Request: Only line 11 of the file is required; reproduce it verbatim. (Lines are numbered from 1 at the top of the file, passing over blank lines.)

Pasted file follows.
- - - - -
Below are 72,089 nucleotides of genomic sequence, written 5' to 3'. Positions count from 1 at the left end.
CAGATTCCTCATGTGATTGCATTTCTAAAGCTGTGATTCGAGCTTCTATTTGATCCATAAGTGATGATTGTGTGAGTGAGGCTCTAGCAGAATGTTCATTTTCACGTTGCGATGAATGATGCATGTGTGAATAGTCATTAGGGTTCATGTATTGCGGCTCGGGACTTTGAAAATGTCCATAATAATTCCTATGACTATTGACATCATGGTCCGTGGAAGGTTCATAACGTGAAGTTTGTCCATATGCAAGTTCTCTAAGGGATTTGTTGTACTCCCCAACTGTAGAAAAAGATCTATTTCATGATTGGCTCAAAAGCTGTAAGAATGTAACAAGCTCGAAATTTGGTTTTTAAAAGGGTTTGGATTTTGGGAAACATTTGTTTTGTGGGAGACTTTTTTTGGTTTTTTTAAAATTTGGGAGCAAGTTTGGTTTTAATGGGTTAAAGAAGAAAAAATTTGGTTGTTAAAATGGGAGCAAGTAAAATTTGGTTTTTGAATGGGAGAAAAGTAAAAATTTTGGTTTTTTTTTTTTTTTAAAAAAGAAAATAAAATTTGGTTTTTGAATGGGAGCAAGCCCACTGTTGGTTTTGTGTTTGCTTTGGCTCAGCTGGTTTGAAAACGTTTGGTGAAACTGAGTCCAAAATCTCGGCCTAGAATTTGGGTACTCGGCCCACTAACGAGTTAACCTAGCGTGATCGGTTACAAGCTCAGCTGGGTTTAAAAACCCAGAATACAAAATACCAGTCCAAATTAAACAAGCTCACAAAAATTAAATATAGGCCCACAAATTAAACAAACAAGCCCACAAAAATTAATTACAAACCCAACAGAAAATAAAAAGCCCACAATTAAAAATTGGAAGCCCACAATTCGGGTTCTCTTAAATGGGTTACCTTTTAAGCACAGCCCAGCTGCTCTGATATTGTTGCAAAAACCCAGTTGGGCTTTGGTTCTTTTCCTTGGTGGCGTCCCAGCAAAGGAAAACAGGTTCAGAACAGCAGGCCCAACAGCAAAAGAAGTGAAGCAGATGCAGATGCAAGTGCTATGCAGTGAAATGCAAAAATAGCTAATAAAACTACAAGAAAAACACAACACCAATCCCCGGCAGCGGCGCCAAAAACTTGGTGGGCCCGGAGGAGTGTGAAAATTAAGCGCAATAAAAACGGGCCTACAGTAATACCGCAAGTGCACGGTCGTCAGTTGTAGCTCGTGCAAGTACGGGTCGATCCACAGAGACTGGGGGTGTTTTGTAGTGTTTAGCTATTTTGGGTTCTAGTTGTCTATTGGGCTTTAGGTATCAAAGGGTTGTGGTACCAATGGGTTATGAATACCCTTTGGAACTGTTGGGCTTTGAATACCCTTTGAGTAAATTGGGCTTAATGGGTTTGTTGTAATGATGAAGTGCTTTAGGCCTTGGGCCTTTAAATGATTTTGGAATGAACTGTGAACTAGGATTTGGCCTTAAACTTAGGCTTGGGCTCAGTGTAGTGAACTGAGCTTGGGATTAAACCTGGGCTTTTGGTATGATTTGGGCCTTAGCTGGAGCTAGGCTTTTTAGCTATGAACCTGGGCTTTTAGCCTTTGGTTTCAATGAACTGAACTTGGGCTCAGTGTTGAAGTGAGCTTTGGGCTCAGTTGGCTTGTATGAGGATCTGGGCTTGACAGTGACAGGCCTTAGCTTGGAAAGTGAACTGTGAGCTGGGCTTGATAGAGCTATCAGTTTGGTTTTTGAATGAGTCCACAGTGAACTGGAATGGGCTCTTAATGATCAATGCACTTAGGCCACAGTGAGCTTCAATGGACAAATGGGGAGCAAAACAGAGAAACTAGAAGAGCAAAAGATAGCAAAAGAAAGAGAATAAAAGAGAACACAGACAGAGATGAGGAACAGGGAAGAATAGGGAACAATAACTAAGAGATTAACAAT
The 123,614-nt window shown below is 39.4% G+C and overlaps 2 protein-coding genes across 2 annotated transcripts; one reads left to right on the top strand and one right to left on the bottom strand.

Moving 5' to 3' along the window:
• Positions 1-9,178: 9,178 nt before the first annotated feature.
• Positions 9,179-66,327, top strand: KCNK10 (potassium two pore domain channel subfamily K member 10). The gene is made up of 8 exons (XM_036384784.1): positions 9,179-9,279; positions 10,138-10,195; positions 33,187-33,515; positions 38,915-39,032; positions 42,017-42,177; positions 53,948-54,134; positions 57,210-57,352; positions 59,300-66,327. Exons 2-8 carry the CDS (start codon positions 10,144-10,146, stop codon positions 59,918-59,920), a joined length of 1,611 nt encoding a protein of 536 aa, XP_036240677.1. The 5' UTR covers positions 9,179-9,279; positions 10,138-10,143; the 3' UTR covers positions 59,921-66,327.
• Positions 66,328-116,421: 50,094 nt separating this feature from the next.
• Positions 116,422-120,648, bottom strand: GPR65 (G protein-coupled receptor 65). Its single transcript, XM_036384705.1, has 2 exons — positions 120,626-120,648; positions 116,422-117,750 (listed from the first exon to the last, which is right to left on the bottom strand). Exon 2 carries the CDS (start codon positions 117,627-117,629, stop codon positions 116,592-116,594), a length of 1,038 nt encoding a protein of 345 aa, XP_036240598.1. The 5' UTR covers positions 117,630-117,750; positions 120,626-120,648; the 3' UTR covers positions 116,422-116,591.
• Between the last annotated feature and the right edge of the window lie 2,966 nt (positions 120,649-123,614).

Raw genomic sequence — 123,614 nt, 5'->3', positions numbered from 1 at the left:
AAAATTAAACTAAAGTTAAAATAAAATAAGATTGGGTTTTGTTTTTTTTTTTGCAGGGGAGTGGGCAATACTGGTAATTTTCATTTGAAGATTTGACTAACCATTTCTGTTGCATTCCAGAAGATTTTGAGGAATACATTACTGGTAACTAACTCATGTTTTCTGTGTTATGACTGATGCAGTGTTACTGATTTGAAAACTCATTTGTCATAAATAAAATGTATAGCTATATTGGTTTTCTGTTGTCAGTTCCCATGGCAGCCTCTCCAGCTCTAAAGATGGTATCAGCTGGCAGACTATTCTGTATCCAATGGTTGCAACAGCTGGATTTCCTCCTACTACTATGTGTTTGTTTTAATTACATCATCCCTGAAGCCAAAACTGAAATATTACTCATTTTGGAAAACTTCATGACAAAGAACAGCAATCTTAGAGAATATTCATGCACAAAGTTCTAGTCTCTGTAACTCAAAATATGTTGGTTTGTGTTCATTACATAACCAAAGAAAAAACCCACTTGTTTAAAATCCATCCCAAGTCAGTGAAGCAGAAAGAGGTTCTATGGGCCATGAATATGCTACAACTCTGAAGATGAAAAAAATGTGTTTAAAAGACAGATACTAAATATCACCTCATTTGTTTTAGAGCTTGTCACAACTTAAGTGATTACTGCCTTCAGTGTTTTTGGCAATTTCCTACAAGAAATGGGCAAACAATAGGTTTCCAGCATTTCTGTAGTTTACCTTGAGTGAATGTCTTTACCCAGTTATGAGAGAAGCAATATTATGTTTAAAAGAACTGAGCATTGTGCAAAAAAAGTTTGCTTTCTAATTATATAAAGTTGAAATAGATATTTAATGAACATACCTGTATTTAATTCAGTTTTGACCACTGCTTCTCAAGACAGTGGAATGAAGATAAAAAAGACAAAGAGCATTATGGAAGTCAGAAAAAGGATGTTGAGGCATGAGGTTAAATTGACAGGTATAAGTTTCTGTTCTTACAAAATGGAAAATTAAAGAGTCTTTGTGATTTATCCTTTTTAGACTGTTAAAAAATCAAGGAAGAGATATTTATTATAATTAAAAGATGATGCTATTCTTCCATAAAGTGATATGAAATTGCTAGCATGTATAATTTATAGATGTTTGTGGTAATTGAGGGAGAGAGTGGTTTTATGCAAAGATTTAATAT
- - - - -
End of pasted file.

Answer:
AAAATTAAACTAAAGTTAAAATAAAATAAGATTGGGTTTTGTTTTTTTTTTTGCAGGGGAGTGGGCAATACTGGTAATTTTCATTTGAAGATTTGACTAACCATTTCTGTTGCATTCCAGAAGATTTTGAGGAATACATTACTGGTAACTAACTCATGTTTTCTGTGTTATGACTGATGCAGTGTTACTGATTTGAAAACTCATTTGTCATAAATAAAATGTATAGCTATATTGGTTTTCTGTTGTCAGTTCCCATGGCAGCCTCTCCAGCTCTAAAGATGGTATCAGCTGGCAGACTATTCTGTATCCAATGGTTGCAACAGCTGGATTTCCTCCTACTACTATGTGTTTGTTTTAATTACATCATCCCTGAAGCCAAAACTGAAATATTACTCATTTTGGAAAACTTCATGACAAAGAACAGCAATCTTAGAGAATATTCATGCACAAAGTTCTAGTCTCTGTAACTCAAAATATGTTGGTTTGTGTTCATTACATAACCAAAGAAAAAACCCACTTGTTTAAAATCCATCCCAAGTCAGTGAAGCAGAAAGAGGTTCTATGGGCCATGAATATGCTACAACTCTGAAGATGAAAAAAATGTGTTTAAAAGACAGATACTAAATATCACCTCATTTGTTTTAGAGCTTGTCACAACTTAAGTGATTACTGCCTTCAGTGTTTTTGGCAATTTCCTACAAGAAATGGGCAAACAATAGGTTTCCAGCATTTCTGTAGTTTACCTTGAGTGAATGTCTTTACCCAGTTATGAGAGAAGCAATATTATGTTTAAAAGAACTGAGCATTGTGCAAAAAAAGTTTGCTTTCTAATTATATAAAGTTGAAATAGATATTTAATGAACATACCTGTATTTAATTCAGTTTTGACCACTGCTTCTCAAGACAGTGGAATGAAGATAAAAAAGACAAAGAGCATTATGGAAGTCAGAAAAAGGATGTTGAGGCATGAGGTTAAATTGACAGGTATAAGTTTCTGTTCTTACAAAATGGAAAATTAAAGAGTCTTTGTGATTTATCCTTTTTAGACTGTTAAAAAATCAAGGAAGAGATATTTATTATAATTAAAAGATGATGCTATTCTTCCATAAAGTGATATGAAATTGCTAGCATGTATAATTTATAGATGTTTGTGGTAATTGAGGGAGAGAGTGGTTTTATGCAAAGATTTAATAT